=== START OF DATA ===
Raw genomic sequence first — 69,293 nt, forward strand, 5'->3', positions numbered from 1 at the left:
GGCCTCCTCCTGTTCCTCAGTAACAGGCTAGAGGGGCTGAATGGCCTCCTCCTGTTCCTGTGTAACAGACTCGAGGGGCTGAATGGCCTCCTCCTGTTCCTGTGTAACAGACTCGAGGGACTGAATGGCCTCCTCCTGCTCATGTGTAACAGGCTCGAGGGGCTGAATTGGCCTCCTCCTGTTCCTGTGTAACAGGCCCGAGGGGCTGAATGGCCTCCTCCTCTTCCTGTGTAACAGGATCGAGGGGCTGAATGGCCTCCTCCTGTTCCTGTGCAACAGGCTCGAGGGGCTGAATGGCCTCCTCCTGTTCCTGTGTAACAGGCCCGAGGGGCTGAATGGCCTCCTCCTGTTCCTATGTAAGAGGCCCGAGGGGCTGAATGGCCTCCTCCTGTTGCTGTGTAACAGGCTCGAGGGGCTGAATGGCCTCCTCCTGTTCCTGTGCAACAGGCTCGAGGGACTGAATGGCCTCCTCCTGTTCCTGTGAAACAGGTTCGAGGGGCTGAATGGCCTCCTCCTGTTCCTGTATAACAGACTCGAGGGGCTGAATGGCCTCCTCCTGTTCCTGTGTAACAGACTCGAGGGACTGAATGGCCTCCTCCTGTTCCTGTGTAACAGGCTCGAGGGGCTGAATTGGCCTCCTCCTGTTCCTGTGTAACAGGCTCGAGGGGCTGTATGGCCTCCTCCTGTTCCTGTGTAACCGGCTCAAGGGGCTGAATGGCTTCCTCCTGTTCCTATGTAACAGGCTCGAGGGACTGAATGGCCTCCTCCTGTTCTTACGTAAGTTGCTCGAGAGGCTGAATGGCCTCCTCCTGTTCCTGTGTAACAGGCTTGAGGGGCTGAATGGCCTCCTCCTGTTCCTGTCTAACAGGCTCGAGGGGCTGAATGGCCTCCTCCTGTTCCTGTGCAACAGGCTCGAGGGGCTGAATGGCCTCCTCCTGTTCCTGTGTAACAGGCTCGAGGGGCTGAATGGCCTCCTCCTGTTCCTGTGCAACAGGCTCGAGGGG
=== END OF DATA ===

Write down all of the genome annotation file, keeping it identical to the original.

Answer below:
Raw genomic sequence first — 69,293 nt, forward strand, 5'->3', positions numbered from 1 at the left:
GGCCTCCTCCTGTTCCTCAGTAACAGGCTAGAGGGGCTGAATGGCCTCCTCCTGTTCCTGTGTAACAGACTCGAGGGGCTGAATGGCCTCCTCCTGTTCCTGTGTAACAGACTCGAGGGACTGAATGGCCTCCTCCTGCTCATGTGTAACAGGCTCGAGGGGCTGAATTGGCCTCCTCCTGTTCCTGTGTAACAGGCCCGAGGGGCTGAATGGCCTCCTCCTCTTCCTGTGTAACAGGATCGAGGGGCTGAATGGCCTCCTCCTGTTCCTGTGCAACAGGCTCGAGGGGCTGAATGGCCTCCTCCTGTTCCTGTGTAACAGGCCCGAGGGGCTGAATGGCCTCCTCCTGTTCCTATGTAAGAGGCCCGAGGGGCTGAATGGCCTCCTCCTGTTGCTGTGTAACAGGCTCGAGGGGCTGAATGGCCTCCTCCTGTTCCTGTGCAACAGGCTCGAGGGACTGAATGGCCTCCTCCTGTTCCTGTGAAACAGGTTCGAGGGGCTGAATGGCCTCCTCCTGTTCCTGTATAACAGACTCGAGGGGCTGAATGGCCTCCTCCTGTTCCTGTGTAACAGACTCGAGGGACTGAATGGCCTCCTCCTGTTCCTGTGTAACAGGCTCGAGGGGCTGAATTGGCCTCCTCCTGTTCCTGTGTAACAGGCTCGAGGGGCTGTATGGCCTCCTCCTGTTCCTGTGTAACCGGCTCAAGGGGCTGAATGGCTTCCTCCTGTTCCTATGTAACAGGCTCGAGGGACTGAATGGCCTCCTCCTGTTCTTACGTAAGTTGCTCGAGAGGCTGAATGGCCTCCTCCTGTTCCTGTGTAACAGGCTTGAGGGGCTGAATGGCCTCCTCCTGTTCCTGTCTAACAGGCTCGAGGGGCTGAATGGCCTCCTCCTGTTCCTGTGCAACAGGCTCGAGGGGCTGAATGGCCTCCTCCTGTTCCTGTGTAACAGGCTCGAGGGGCTGAATGGCCTCCTCCTGTTCCTGTGCAACAGGCTCGAGGGG